DO WE HEAR 3:50?
Three men—all of them marvelous athletes, but none of them specialists and none of them keyed for superhuman sacrifice—ran a mile in less than four minutes at London's White City Stadium (see p. 28). Only 13 months ago the four-minute barrier seemed all but impregnable, and Dr. Roger Bannister did not pierce it without calling on an audacity which few men possess and experiencing depths of physical agony which few men could endure. Both Bannister and John Landy steeled themselves for their dramatic duel last August like men preparing to run through fire.
In so doing, it now seems quite obvious, they relieved the minds of other men. This is not to say that Hungary's second-string Miler Laszlo Tabori found it easy to run 3:59, nor that England's old pacer, Chris Chataway, or his teammate Brian Hewson, managed 3:59.8 without tribulation. The four-minute mile will always be a fierce test of both spirit and body. Conditions at White City Stadium were almost perfect: the air was windless, cool and winy, the track was damp and resilient, and a pacer brought the field to the half-mile mark in just a shade over two minutes.
Two years ago, after such a start, the best of milers might well have been burdened by a fear of running themselves into the ground. But though Chataway had never exceeded 4:04, and Tabori and Hewson had never broken 4:05, they battled on, unchecked. Their last quarter, run in reckless quest of victory, and with little' thought of the clock, was by far faster than any lap Bannister or Landy ran in any of their performances—56.8—and three men were astounded to discover they had joined the immortals. After hearing the time, Bannister's coach, Franz Stampfl, predicted forthwith that the mile will soon be run in 3:50.
Last April Jim Gallagher, business manager of the Chicago National League Baseball Club, more informally known to North Side Chicagoans as the Cubs and something of an institution since 1876, wrote us a letter which wound up with the sentence: "Congratulations on the fine job you are doing with the magazine, but don't bet your money on your baseball expert." In the previous issue, our baseball expert had described the outlook for the Cubs as follows: "Far from bright. Too many weak spots. No better than seventh, possibly the cellar." That this was a reasonable bit of speculation on the part of our expert was substantiated by the fact that Jim Gallagher, an obviously biased party, was the only man in the whole wide baseball world who raised his voice in objection. We were convinced that Gallagher had taken leave of his senses, but right now, as we flip the calendar to another month, we are not so sure. The name in second place just below the Dodgers in the National League standings is unmistakably, as any expert could tell you, that of the Cubs.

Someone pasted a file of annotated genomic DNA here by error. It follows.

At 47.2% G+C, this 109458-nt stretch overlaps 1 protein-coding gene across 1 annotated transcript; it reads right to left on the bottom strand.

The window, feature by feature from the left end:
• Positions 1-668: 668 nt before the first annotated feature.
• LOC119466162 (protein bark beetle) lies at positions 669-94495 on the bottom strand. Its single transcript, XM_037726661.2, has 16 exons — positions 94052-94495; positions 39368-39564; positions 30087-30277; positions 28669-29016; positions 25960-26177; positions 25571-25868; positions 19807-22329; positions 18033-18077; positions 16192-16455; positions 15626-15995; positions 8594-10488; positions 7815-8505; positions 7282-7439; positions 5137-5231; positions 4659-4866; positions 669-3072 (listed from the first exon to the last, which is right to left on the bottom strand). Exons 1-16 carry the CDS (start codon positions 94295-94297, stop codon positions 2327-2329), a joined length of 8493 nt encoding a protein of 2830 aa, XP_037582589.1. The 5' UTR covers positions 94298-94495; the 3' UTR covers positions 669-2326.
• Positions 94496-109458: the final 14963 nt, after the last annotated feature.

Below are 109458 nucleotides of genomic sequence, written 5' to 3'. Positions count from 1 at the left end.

Until the job turned his stomach, Yuri A. Rastvorov used to be a Soviet intelligence officer in Japan. In the current issue of LIFE, Ex-agent Rastvorov reveals still a further side of the Soviet approach to sport:
"In the spring of 1952 our intelligence office in Tokyo received instructions from Moscow to collect all possible information on the strengths and weaknesses of local teams and athletes and to 'report on the honesty and quality of the managers, coaches and trainers of nationally known sports teams.'
"The implications of this last instruction were obvious.... I had a conversation with the coach of the Dynamo basketball team in which he admitted that the buying of foreign officials and judges was a routine part of Soviet sport strategy."
There is no evidence so far that the Russians have succeeded in subverting non-Russian sports officials—despite their acknowledged success in other fields of subversion. After all, despite formidable tales about the Russian athletic steamroller, Soviet athletes have done about as well as might be expected of a country of 193 million, not suspiciously better.